BIP intends to use the .bloomberg gTLD to register domain names for Bloomberg Philanthropies, a name used to describe the umbrella of Mr. Bloomberg’s charitable work, including personal giving, and his efforts in political advocacy and other areas. The gTLD may also be used to register domain names for Bloomberg L.P. for use by it and its affiliates in their lines of business, including the BLOOMBERG PROFESSIONAL service (a global financial information service) and other media and consumer businesses.

Bloomberg Philanthropies. Mr. Bloomberg believes in the power of philanthropy and political advocacy to change peopleʹs lives for the better. That is why Mr. Bloomberg has, through Bloomberg Philanthropies, committed so much of his time, energy and resources to the causes in which he believes. Mr. Bloomberg has donated more than $1.6 billion to a variety of causes and organizations. In 2011, $330 million was distributed by Bloomberg Philanthropies, placing Mr. Bloomberg in the top five of The Chronicle of Philanthropyʹs list of Americaʹs top 50 philanthropists. Bloomberg Philanthropies works to advance many areas, primarily including:

Public Health: Bloomberg Philanthropies has invested more than $375 million over the past six-years, and has committed more than $220 million to be spent over the next four years. This money has been and will be used to combat the growing number of deaths caused by non-communicable diseases worldwide. Efforts have been directed toward reducing global tobacco use, improving global road safety, and a program to improve maternal health in Tanzania;

The Environment: As chair of the C40 Cities Climate Leadership Group, Mr. Bloomberg is working with the world’s largest cities to help reduce green house gas emissions, and has made a specific investment in the Sierra Club’s Beyond Coal Campaign, to help eliminate one-third of the top polluting coal plants in the United States by 2020;

Government Innovation: Bloomberg Philanthropies has made investments to spread proven and promising ideas among cities, including the Innovation Delivery Team program to help mayors drive bold reform, and New York City’s efforts to improve outcomes for young black and Hispanic men. Alongside this, Bloomberg Philanthropies contributes to work with Cities of Service, Mayors against Illegal Guns, and the Mayor’s Fund to Advance NYC;

The Arts: Bloomberg Philanthropies invests in strengthening New York City arts and cultural organizations, which include a world-class management training program; and

Education: Bloomberg Philanthropies has targeted efforts to strengthen leadership within school communities and advance good public policy at the federal, state and local levels.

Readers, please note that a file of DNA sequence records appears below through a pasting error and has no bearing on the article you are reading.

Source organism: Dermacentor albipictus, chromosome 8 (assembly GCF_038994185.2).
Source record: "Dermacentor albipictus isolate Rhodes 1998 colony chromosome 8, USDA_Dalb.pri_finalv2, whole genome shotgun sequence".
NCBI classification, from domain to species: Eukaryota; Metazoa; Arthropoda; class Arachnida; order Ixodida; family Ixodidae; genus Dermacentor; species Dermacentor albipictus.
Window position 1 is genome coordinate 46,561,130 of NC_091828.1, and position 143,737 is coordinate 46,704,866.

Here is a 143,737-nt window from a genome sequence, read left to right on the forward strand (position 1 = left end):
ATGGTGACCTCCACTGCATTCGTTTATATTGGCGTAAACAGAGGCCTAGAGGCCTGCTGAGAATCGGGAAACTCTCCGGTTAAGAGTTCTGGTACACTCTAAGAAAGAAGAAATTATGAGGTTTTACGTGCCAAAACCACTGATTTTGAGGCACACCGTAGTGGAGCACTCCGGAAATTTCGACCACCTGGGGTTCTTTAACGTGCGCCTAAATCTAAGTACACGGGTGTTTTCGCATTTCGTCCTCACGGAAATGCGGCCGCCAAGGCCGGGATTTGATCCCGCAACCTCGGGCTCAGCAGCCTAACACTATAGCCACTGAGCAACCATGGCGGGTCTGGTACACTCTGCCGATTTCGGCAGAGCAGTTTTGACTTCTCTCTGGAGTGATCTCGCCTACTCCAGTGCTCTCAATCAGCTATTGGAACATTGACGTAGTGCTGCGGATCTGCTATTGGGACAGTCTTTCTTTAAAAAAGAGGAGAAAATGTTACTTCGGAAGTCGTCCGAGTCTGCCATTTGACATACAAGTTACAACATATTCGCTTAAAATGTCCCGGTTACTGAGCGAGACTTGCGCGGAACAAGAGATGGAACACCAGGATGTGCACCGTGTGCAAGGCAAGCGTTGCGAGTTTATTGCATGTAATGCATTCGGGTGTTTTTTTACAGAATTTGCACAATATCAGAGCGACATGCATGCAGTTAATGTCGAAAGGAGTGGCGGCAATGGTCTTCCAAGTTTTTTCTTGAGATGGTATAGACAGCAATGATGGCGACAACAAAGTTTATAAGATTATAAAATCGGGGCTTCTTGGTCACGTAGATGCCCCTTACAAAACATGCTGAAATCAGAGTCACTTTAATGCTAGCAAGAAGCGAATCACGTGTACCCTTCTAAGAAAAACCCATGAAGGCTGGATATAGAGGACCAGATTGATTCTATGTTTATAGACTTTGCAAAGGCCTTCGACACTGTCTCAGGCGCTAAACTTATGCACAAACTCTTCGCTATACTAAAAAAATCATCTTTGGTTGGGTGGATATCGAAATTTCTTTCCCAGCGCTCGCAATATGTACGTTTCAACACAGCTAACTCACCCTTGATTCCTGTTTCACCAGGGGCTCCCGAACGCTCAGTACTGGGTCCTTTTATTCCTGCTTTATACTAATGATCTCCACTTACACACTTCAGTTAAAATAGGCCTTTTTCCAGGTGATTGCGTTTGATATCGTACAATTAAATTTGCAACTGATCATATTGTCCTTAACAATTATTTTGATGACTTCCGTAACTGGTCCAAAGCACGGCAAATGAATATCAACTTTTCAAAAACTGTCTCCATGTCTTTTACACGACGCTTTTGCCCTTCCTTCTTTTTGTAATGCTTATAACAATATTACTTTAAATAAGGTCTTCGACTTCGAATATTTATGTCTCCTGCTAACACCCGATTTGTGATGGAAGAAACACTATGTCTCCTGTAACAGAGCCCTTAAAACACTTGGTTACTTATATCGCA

To ensure his charitable efforts are efficient and effective, Mr. Bloomberg has taken steps to protect the goodwill in his name and the marks used by his organizations. Mr. Bloomberg has thus sought trademark protection in the United States and twelve other countries for the marks BLOOMBERG PHILANTHROPIES and BLOOMBERG FAMILY FOUNDATION. Mr. Bloomberg also uses a website, found at 〈bloomberg.org〉, to promote his charitable efforts.

Bloomberg L.P. In 1981, Michael R. Bloomberg founded the company that would come to be called Bloomberg L.P. (“BLP”). BLP has since become one of the largest worldwide providers of financial news, data, analytics and information and related goods and services.

BLP’s international expansion began in 1987 with the opening of offices in London and Tokyo, and continued with establishment of offices in Sydney (1989), Singapore (1990), Frankfurt (1992) and Hong Kong (1993). BLP employs more than 15,000 people in over 135 offices, including over 2,300 professionals in more than 152 news bureaus.

In order to distinguish its products and services, BLP adopted the “Bloomberg” trade name and BLOOMBERG trademark and service mark (the “BLOOMBERG Mark”) at least as early as August 1987. In 2007, BLP reorganized and placed ownership of its BLOOMBERG Marks and the related domain names in a subsidiary, Bloomberg Finance L.P. (“BFLP”), and regional subsidiaries of BFLP (BLP, BFLP and their subsidiaries, collectively, “Bloomberg”). Bloomberg’s corporate website 〈www.bloomberg.com〉 provides details about Bloomberg and the products and services Bloomberg provides to the public worldwide.